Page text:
March 2013

Mar 27, 2013

First Woman Is Chosen to Lead Secret Service

By Peter Baker, The New York Times

President Obama on Tuesday appointed Julia A. Pierson, a longtime Secret Service agent, as the first woman to head the agency best known for protecting the president, vice president and their families.

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Napolitano Expects Fees to Cover Immigration Reforms

By Alexis Simendinger, Real Clear Politics

At some point this spring, backers of comprehensive immigration reform in the Senate are expected to unveil a bill and then defend it against conservative criticisms that millions of undocumented workers who want citizenship will eventually strain the nation’s budget.

On Tuesday, Janet Napolitano, the secretary of the Department of Homeland Security, said the costs of some of the key reforms backed by the administration would not be borne by taxpayers, but by the immigrants who opt to pursue any new pathway to citizenship enacted into law.

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Big Labor and Big Business Have One Big Issue: Immigration Reform

By Fawn Johnson, National Journal

Immigration reform has become the No. 1 policy priority at the AFL-CIO, a remarkable shift for the labor group that has in the past spent more effort trying to pass a health care law or destroying a proposal to privatize Social Security.

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High Court Hears Federal Marriage Law

By Pete Williams, NBC News

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Analysis: Supreme Court Seems Poised to Avoid Same-Sex Marriage Tide

By Joan Biskupic, Reuters

For nearly four years, proponents of same-sex marriage have been strategically building a test case aimed at convincing the conservative-leaning Supreme Court to declare that gay marriage is a constitutional right. The advocates felt they were ready.

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Parties Scramble to Come to Terms With Opinion Shift on Same-Sex Marriage

By Dan Balz, The Washington Post

If justices on the Supreme Court sounded cautious and tentative as they addressed the issue of same-sex marriage Tuesday, it’s little wonder. Like everyone else in public life, they are operating in the middle of a political whirlwind.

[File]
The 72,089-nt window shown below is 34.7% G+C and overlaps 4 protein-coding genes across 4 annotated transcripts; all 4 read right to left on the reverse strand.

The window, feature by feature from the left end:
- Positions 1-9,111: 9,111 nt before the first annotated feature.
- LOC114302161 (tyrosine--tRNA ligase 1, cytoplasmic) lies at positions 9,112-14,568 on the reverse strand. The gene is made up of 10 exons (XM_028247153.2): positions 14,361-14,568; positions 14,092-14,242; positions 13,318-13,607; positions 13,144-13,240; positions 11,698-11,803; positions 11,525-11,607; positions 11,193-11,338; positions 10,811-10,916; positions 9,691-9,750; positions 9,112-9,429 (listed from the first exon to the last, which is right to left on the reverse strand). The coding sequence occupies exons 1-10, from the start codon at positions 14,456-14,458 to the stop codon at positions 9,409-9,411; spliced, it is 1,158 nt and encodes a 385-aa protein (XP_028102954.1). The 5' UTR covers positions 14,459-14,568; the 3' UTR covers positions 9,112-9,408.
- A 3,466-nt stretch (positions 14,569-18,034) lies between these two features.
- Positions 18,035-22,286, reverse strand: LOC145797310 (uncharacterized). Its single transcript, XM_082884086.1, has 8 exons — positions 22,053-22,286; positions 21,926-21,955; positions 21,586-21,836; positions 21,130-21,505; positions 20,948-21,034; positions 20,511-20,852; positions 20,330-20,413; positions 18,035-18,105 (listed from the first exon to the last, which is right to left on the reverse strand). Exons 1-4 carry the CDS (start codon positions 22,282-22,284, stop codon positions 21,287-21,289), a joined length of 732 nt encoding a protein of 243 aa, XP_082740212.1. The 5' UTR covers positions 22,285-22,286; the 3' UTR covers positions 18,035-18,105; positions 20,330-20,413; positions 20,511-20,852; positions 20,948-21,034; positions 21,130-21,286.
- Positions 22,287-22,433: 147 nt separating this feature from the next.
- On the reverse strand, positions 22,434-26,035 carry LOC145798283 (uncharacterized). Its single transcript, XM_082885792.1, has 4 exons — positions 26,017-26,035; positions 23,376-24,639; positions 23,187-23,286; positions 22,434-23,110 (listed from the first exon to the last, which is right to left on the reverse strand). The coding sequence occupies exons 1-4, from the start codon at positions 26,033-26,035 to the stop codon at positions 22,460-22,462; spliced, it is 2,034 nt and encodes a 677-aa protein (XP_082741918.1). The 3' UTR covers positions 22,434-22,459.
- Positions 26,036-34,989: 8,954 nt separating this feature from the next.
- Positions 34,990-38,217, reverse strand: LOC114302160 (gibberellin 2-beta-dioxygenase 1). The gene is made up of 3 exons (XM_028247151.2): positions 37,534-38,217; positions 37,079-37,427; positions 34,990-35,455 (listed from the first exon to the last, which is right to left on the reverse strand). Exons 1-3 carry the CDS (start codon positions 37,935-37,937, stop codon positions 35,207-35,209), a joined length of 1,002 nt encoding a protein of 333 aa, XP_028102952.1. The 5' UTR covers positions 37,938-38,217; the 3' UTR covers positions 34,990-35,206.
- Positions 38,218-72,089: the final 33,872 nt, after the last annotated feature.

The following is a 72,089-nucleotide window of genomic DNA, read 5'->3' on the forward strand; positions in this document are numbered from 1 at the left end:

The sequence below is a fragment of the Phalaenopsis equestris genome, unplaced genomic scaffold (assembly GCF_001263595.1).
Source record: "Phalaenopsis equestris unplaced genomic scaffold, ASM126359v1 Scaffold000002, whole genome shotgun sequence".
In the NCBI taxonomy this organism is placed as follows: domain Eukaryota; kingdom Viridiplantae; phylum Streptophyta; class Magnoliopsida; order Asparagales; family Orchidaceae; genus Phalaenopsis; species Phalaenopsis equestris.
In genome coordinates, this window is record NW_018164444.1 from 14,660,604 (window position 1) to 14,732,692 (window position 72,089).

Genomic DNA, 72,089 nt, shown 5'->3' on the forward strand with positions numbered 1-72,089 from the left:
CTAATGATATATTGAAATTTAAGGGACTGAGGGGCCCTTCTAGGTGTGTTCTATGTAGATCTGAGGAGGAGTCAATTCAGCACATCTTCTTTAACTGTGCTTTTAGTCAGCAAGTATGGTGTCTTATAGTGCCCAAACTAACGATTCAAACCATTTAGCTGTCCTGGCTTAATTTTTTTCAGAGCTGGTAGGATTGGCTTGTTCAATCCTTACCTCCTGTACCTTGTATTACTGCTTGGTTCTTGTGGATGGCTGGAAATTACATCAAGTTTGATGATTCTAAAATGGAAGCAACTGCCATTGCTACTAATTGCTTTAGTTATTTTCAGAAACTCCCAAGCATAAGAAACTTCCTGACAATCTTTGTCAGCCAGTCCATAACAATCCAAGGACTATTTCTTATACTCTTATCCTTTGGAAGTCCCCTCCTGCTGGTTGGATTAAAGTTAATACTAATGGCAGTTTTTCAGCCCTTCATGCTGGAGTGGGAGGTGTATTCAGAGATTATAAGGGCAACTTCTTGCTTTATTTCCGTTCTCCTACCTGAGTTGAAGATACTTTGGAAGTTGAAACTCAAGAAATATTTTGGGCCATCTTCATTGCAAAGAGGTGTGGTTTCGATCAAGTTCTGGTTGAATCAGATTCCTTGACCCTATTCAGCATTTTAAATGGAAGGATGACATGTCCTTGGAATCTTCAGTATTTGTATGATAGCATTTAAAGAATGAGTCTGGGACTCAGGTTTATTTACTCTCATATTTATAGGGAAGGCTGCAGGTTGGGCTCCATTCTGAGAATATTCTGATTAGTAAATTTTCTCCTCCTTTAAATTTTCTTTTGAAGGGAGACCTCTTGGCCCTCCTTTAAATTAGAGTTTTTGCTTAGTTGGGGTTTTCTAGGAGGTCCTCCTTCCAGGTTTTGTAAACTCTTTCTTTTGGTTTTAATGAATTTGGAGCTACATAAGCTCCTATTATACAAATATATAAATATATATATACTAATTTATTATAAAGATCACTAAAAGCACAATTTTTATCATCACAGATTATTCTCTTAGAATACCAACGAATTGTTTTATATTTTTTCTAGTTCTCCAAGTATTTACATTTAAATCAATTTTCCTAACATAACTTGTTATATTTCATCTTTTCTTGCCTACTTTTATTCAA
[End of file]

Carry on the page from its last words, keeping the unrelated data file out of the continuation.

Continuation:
The political and legal systems are caught between past and future. Public opinion has shifted rapidly, and a majority of Americans now back legalizing same-sex marriage. Among those younger than 40, support is overwhelming. The question is when and in what form the future arrives.

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5 Justices Seem Skeptical of Ban on Benefits to Gay Spouses

By Peter Baker and Adam Liptak, The New York Times

A majority of the justices on Wednesday questioned the constitutionality of the Defense of Marriage Act of 1996, as the Supreme Court took up the volatile issue of same-sex marriage for a second day.

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Mar 26, 2013

Rand vs. Rubio

By John Dickerson, Slate Magazine

The fascination with Sens. Rand Paul and Marco Rubio is understandable. Both are young and ambitious Republicans in a party looking for its next leader. They are charismatic risk-takers who can talk to the media beyond just Fox News. Also alliteration may be destiny. Headline writers cannot resist writing Rand and Rubio combination. (See examples, here, here, here, here, and above.) Both men are also considering running for president.

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Obama Expects April Senate Debate on Immigration

By Alexis Simendinger, Real Clear Politics

With an eye on the calendar while lawmakers are out of town for two weeks, President Obama on Monday used a White House ceremony welcoming 28 new U.S. citizens as a backdrop to urge Congress to take up immigration reform legislation next month.

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Now in Defense of Gay Marriage, Bill Clinton

By Peter Baker, The New York Times

He had just flown across the country after an exhausting campaign day in Oregon and South Dakota, landing at the White House after dark. But President Bill Clinton still had more business before bed. He picked up a pen and scrawled out his name, turning a bill into law.

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Same-sex Marriage Takes Center Stage at SCOTUS

With Pete Williams, NBC News

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Factbox: Major Supreme Court decisions on gay rights

By Joan Biskupic, Reuters

The two gay marriage cases the U.S. Supreme Court will hear this week begin a new chapter in its review of discrimination based on sexual orientation.

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